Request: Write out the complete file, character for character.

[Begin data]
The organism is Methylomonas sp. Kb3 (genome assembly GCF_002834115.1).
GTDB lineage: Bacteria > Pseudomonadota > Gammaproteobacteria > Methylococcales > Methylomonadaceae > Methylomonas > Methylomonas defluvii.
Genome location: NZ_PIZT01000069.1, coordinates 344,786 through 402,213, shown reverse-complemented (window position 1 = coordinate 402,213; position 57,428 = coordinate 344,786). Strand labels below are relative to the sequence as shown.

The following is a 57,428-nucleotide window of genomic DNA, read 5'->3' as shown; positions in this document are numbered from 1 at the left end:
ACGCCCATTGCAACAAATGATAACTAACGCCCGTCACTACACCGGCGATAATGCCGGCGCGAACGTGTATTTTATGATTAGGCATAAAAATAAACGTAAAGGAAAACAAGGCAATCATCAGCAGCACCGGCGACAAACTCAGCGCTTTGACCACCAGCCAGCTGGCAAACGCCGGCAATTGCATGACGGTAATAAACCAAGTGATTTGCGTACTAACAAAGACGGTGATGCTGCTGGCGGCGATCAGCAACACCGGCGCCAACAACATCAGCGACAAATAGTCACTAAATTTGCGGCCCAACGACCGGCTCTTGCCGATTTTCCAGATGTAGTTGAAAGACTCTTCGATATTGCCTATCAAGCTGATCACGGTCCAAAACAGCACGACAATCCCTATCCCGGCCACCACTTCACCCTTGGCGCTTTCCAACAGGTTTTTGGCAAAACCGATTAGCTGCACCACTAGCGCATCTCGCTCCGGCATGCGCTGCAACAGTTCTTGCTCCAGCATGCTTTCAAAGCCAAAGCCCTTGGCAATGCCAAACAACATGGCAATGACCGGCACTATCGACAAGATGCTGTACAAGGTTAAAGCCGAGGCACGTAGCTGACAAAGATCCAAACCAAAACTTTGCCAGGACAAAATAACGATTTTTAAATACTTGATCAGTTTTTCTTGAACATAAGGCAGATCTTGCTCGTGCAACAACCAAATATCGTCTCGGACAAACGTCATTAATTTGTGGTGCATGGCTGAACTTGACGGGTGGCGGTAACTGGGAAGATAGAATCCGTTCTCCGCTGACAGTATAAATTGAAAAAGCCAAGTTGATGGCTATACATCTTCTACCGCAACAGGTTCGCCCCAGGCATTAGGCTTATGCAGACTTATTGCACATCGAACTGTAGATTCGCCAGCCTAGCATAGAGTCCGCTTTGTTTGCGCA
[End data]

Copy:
The organism is Methylomonas sp. Kb3 (genome assembly GCF_002834115.1).
GTDB lineage: Bacteria > Pseudomonadota > Gammaproteobacteria > Methylococcales > Methylomonadaceae > Methylomonas > Methylomonas defluvii.
Genome location: NZ_PIZT01000069.1, coordinates 344,786 through 402,213, shown reverse-complemented (window position 1 = coordinate 402,213; position 57,428 = coordinate 344,786). Strand labels below are relative to the sequence as shown.

The following is a 57,428-nucleotide window of genomic DNA, read 5'->3' as shown; positions in this document are numbered from 1 at the left end:
ACGCCCATTGCAACAAATGATAACTAACGCCCGTCACTACACCGGCGATAATGCCGGCGCGAACGTGTATTTTATGATTAGGCATAAAAATAAACGTAAAGGAAAACAAGGCAATCATCAGCAGCACCGGCGACAAACTCAGCGCTTTGACCACCAGCCAGCTGGCAAACGCCGGCAATTGCATGACGGTAATAAACCAAGTGATTTGCGTACTAACAAAGACGGTGATGCTGCTGGCGGCGATCAGCAACACCGGCGCCAACAACATCAGCGACAAATAGTCACTAAATTTGCGGCCCAACGACCGGCTCTTGCCGATTTTCCAGATGTAGTTGAAAGACTCTTCGATATTGCCTATCAAGCTGATCACGGTCCAAAACAGCACGACAATCCCTATCCCGGCCACCACTTCACCCTTGGCGCTTTCCAACAGGTTTTTGGCAAAACCGATTAGCTGCACCACTAGCGCATCTCGCTCCGGCATGCGCTGCAACAGTTCTTGCTCCAGCATGCTTTCAAAGCCAAAGCCCTTGGCAATGCCAAACAACATGGCAATGACCGGCACTATCGACAAGATGCTGTACAAGGTTAAAGCCGAGGCACGTAGCTGACAAAGATCCAAACCAAAACTTTGCCAGGACAAAATAACGATTTTTAAATACTTGATCAGTTTTTCTTGAACATAAGGCAGATCTTGCTCGTGCAACAACCAAATATCGTCTCGGACAAACGTCATTAATTTGTGGTGCATGGCTGAACTTGACGGGTGGCGGTAACTGGGAAGATAGAATCCGTTCTCCGCTGACAGTATAAATTGAAAAAGCCAAGTTGATGGCTATACATCTTCTACCGCAACAGGTTCGCCCCAGGCATTAGGCTTATGCAGACTTATTGCACATCGAACTGTAGATTCGCCAGCCTAGCATAGAGTCCGCTTTGTTTGCGCA